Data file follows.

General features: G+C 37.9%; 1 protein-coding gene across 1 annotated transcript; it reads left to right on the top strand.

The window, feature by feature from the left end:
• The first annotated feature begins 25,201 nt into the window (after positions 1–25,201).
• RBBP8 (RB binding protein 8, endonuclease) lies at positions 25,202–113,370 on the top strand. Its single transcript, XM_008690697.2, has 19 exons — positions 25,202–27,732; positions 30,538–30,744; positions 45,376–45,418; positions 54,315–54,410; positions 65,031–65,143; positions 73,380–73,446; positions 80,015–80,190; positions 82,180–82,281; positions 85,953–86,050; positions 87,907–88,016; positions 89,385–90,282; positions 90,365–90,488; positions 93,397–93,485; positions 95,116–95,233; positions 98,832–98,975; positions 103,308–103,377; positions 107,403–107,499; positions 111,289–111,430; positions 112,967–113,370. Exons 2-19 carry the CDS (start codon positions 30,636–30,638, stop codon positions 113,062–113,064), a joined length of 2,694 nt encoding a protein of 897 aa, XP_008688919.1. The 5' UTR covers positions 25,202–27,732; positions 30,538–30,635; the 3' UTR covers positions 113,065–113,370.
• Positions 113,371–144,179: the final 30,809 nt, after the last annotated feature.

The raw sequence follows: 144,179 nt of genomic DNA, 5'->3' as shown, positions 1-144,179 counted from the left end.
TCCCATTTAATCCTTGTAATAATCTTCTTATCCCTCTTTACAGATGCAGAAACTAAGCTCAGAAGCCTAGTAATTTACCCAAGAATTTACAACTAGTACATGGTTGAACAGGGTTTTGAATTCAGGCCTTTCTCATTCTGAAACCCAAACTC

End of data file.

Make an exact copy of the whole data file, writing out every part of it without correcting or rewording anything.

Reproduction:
General features: G+C 37.9%; 1 protein-coding gene across 1 annotated transcript; it reads left to right on the top strand.

The window, feature by feature from the left end:
• The first annotated feature begins 25,201 nt into the window (after positions 1–25,201).
• RBBP8 (RB binding protein 8, endonuclease) lies at positions 25,202–113,370 on the top strand. Its single transcript, XM_008690697.2, has 19 exons — positions 25,202–27,732; positions 30,538–30,744; positions 45,376–45,418; positions 54,315–54,410; positions 65,031–65,143; positions 73,380–73,446; positions 80,015–80,190; positions 82,180–82,281; positions 85,953–86,050; positions 87,907–88,016; positions 89,385–90,282; positions 90,365–90,488; positions 93,397–93,485; positions 95,116–95,233; positions 98,832–98,975; positions 103,308–103,377; positions 107,403–107,499; positions 111,289–111,430; positions 112,967–113,370. Exons 2-19 carry the CDS (start codon positions 30,636–30,638, stop codon positions 113,062–113,064), a joined length of 2,694 nt encoding a protein of 897 aa, XP_008688919.1. The 5' UTR covers positions 25,202–27,732; positions 30,538–30,635; the 3' UTR covers positions 113,065–113,370.
• Positions 113,371–144,179: the final 30,809 nt, after the last annotated feature.

The raw sequence follows: 144,179 nt of genomic DNA, 5'->3' as shown, positions 1-144,179 counted from the left end.
TCCCATTTAATCCTTGTAATAATCTTCTTATCCCTCTTTACAGATGCAGAAACTAAGCTCAGAAGCCTAGTAATTTACCCAAGAATTTACAACTAGTACATGGTTGAACAGGGTTTTGAATTCAGGCCTTTCTCATTCTGAAACCCAAACTC